Things got worse in 1994 but I date the beginning of the transformation to 1981 when Reagan abandoned fiscal responsibility.


I don’t disagree. I pin it on Newt becoming the Speaker in ‘94 starting the “Party of NO” with his Contract ON America, and the Newt and Bob (Dole) Show on TV bashing the Clintons and starting the Demonization and Hate campaign against the Democrats.


What we are left with a far right and a far left. At this point the far left scares me more because if a moderate Democrat isn't their canadite the Trump lunatic is likely to win again. And if you think that this time is bad wait and see what happens if he's elected again.


My father used to point to Mac Mathias as the quintessential politician who was liked by Democrats and Republicans. Unfortunately he died, and the Republican party has evolved so that Trump appears to be the Republican choice for president. The Republican party is a different beast.


AOC has a good point, I wouldn't be in the same party as her.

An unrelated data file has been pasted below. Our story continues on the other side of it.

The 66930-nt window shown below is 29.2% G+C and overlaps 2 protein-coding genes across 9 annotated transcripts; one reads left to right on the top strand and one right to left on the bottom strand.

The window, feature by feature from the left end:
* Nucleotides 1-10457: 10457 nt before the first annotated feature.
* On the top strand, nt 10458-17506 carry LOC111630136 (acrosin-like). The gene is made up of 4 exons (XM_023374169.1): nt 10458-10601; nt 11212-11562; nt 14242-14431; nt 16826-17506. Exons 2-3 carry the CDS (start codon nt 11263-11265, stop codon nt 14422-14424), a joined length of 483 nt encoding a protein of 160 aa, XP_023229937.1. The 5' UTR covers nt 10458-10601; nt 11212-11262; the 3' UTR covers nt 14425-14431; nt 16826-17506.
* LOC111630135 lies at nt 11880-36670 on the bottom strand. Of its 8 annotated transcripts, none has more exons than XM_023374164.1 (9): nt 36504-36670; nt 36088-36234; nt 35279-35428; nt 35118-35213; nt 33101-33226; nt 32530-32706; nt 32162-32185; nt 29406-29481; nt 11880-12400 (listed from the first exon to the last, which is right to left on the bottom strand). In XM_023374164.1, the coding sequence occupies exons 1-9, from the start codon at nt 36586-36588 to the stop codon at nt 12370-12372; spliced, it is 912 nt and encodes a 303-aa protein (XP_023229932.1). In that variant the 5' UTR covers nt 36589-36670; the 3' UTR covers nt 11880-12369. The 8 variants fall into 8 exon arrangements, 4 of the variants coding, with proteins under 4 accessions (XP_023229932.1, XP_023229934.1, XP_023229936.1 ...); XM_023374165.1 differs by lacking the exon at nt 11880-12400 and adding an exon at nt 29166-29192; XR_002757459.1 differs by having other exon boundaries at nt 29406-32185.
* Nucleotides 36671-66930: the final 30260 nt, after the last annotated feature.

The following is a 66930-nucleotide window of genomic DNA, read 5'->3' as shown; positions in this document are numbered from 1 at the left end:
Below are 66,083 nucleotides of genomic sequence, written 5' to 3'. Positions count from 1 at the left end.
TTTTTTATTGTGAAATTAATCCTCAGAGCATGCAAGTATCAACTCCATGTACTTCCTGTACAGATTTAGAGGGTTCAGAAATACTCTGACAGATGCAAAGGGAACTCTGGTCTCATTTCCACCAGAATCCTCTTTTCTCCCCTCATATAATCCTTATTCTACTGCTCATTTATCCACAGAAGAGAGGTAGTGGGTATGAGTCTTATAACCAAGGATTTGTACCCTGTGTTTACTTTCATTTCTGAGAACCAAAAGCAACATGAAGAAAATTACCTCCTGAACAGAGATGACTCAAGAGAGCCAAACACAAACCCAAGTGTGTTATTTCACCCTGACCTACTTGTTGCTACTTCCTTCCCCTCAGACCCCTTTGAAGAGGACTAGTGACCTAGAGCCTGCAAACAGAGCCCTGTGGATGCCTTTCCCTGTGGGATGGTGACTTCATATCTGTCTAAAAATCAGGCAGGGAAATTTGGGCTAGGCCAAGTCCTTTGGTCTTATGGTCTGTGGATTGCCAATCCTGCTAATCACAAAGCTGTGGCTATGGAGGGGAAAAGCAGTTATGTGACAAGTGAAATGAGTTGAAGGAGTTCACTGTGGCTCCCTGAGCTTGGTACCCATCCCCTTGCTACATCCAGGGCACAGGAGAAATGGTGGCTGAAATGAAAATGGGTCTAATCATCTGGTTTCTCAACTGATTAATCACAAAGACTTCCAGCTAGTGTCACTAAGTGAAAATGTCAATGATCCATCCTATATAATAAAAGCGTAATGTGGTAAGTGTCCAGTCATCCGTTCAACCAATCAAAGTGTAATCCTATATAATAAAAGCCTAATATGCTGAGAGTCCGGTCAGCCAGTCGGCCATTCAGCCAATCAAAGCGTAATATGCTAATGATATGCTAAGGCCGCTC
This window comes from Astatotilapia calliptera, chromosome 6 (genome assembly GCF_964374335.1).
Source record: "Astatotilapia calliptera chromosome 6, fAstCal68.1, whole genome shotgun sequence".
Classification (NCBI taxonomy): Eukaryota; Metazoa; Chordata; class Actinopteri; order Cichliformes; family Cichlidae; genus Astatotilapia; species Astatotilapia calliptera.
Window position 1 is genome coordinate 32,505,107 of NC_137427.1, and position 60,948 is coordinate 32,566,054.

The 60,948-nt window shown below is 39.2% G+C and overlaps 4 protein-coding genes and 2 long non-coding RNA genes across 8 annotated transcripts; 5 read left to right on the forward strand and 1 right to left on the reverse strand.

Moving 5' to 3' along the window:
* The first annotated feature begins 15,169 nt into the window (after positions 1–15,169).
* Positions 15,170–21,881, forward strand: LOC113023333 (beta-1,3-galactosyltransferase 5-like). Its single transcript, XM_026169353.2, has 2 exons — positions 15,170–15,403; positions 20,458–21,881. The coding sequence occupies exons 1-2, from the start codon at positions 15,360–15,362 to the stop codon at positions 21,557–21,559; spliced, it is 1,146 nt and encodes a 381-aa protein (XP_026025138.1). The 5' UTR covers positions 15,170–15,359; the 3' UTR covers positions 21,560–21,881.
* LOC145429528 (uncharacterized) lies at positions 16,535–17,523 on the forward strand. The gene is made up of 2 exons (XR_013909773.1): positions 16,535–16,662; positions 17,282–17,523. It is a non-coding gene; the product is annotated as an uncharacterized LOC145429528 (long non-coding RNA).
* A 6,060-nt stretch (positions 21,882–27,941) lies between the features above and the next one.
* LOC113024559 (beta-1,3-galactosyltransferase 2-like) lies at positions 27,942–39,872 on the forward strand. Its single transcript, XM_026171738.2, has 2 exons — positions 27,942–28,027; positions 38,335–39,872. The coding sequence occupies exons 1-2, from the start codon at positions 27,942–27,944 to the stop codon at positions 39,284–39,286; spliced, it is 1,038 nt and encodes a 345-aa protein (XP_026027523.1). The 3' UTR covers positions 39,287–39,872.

Obadiah Plainsmen

It will be interesting to see what happens to her district after the 2020 census.


Clarence is exactly right. It takes two wings to fly. And Democrats that are not compulsive "progressives" to represent all the voters they want to vote for their Party.

Let the ideas compete and the best and most productive plans win.


Maybe as a check and balance to the two parties, we should go back to letting the one who gets the majority of votes be president and the one who comes in second is the vice president.




I agree with DickD by adding "Never is too soon."

Welcome to the discussion.

Keep it clean. Please avoid obscene, vulgar, lewd, racist or sexually-oriented language.
Engage ideas. This forum is for the exchange of ideas, insights and experiences, not personal attacks. Ad hominem criticisms are not allowed. Focus on ideas instead.
Don't threaten. Threats of harming another person will not be tolerated.
Be truthful. Don't knowingly lie about anyone or anything.
Be nice. No racism, sexism or any sort of -ism that is degrading to another person.
No trolls. Off-topic comments and comments that bait others are not allowed.
No spamming. This is not the place to sell miracle cures.
Say it once. No repeat or repetitive posts, please.
Help us. Use the 'Report' link on each comment to let us know of abusive posts.